//   facade > operation b & c
//   facade > requesting > subsystem b > operation
//   subsystem b > operation
//   facade > requesting > subsystem c > operation
//   subsystem c > operation
//+------------------------------------------------------------------+
//| consequences                                                     |
//+------------------------------------------------------------------+
//   it shields clients from subsystem components,
//    thereby reducing the number of objects that clients deal with
//    and making the subsystem easier to use
//   it promotes weak coupling between the subsystem and its clients
//      often the components in a subsystem are strongly coupled
//      weak coupling lets you vary the components of the subsystem
//       without affecting its clients
//      facades help layer a system and the dependencies between objects
//      they can eliminate complex or circular dependencies
//      this can be an important consequence when the client
//       and the subsystem are implemented independently
//      reducing compilation dependencies is vital in large software systems
//      you want to save time by minimizing recompilation when
//       subsystem classes change
//      reducing compilation dependencies with facades can limit the
//       recompilation needed for a small change in an important subsystem
//      a facade can also simplify porting systems to other platforms,
//       because it's less likely that building one subsystem requires
//       building all others
//   it doesn't prevent applications from using subsystem classes
//    if they need to
//      thus you can choose between ease of use and generality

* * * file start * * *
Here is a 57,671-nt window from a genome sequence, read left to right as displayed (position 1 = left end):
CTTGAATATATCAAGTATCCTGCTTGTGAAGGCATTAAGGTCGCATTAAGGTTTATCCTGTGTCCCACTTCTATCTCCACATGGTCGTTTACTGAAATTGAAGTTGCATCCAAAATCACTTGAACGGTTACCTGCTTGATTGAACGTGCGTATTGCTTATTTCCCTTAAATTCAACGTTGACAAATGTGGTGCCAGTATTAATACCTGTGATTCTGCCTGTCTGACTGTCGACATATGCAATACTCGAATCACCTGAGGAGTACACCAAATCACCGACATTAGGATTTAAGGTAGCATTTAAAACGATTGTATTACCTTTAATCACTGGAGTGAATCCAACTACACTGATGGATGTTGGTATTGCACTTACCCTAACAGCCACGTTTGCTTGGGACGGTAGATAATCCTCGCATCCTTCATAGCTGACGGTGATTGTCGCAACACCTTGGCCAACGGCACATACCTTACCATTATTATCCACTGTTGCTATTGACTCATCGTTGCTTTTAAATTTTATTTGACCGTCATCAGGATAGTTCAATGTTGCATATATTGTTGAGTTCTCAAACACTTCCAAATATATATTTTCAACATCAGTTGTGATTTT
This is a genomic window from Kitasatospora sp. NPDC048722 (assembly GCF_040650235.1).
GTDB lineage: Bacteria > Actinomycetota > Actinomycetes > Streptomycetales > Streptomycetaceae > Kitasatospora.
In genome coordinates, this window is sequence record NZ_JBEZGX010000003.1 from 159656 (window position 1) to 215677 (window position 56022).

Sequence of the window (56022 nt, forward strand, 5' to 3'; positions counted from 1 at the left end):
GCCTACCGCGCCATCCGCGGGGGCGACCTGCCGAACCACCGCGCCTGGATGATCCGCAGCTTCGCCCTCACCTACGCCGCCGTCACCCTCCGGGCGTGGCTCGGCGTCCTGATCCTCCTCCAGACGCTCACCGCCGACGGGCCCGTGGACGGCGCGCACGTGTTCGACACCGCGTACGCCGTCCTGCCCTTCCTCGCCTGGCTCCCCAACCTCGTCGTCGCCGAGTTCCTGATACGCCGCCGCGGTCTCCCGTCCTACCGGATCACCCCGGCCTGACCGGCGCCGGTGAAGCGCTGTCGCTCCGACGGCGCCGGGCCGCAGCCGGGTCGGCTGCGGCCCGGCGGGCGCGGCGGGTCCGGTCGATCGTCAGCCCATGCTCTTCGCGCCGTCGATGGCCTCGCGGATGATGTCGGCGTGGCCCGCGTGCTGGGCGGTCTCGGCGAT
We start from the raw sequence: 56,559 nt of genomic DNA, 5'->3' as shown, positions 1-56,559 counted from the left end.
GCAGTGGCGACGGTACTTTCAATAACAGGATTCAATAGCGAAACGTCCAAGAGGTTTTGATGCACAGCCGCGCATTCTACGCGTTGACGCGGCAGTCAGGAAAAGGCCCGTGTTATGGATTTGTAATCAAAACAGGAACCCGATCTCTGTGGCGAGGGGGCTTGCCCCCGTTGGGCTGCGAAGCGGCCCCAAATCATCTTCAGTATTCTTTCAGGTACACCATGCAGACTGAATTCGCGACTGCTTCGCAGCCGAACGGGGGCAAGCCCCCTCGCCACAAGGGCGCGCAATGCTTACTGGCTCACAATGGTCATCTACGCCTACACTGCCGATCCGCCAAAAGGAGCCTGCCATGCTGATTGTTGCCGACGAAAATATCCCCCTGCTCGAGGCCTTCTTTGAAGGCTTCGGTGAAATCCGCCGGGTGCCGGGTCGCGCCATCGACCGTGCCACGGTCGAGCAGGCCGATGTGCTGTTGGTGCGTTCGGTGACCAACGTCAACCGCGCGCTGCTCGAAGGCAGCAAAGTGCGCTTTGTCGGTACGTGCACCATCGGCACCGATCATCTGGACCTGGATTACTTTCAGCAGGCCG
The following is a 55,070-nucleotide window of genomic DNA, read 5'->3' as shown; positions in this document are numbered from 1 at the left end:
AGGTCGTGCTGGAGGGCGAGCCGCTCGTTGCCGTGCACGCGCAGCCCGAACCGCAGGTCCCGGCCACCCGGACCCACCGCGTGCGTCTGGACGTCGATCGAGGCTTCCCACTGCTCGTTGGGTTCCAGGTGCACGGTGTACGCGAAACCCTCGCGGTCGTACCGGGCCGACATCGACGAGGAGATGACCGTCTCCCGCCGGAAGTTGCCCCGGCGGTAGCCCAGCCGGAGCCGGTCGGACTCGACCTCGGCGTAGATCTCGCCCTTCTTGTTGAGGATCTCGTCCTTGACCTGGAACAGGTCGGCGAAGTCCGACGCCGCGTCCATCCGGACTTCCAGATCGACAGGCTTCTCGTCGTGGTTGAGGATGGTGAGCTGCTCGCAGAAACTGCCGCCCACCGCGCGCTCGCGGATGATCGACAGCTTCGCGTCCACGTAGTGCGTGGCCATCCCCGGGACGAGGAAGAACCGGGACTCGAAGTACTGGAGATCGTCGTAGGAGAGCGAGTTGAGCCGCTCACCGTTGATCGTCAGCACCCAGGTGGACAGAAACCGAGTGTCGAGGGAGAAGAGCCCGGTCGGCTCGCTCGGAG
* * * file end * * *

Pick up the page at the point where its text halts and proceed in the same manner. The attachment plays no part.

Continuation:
//+------------------------------------------------------------------+
//| implementation                                                   |
//+------------------------------------------------------------------+
//   reducing client-subsystem coupling
//      the coupling between clients and the subsystem can be reduced
//       even further by making facade an abstract class with
//       concrete subclasses for different implementations of a subsystem
//      then clients can communicate with the subsystem through the
//       interface of the abstract facade class
//      this abstract coupling keeps clients from knowing which
//       implementation of a subsystem is used
//      an alternative to subclassing is to configure a facade object
//       with different subsystem objects
//      to customize the facade, simply replace one or more of its
//       subsystem objects
//   public versus private subsystem classes
//      a subsystem is analogous to a class in that both have interfaces,
//       and both encapsulate something—a class encapsulates state
//       and operations, while a subsystem encapsulates classes
//      and just as it's useful to think of the public and private
//       interface of a class, we can think of the public and private
//       interface of a subsystem
//      the public interface to a subsystem consists of classes that
//       all clients can access
//      the private interface is just for subsystem extenders
//      the facade class is part of the public interface, of course,
//       but it's not the only part
//      other subsystem classes are usually public as well
//+------------------------------------------------------------------+
//| related patterns                                                 |
//+------------------------------------------------------------------+
//   abstract factory
//      can be used with facade to provide an interface for creating
//       subsystem objects in a subsystem-independent way
//      abstract factory can also be used as an alternative to facade
//       to hide platform-specific classes
//   mediator
//      is similar to facade in that it abstracts functionality of
//       existing classes
//      however, mediator's purpose is to abstract arbitrary
//       communication between colleague objects, often centralizing
//       functionality that doesn't belong in any one of them
//      mediator's colleagues are aware of and communicate with the
//       mediator instead of communicating with each other directly
//      in contrast, a facade merely abstracts the interface to
//       subsystem objects to make them easier to use
//         it doesn't define new functionality, and subsystem
//          classes don't know about it
//   singleton
//      usually only one facade object is required
//       thus facade objects are often singletons
//+------------------------------------------------------------------+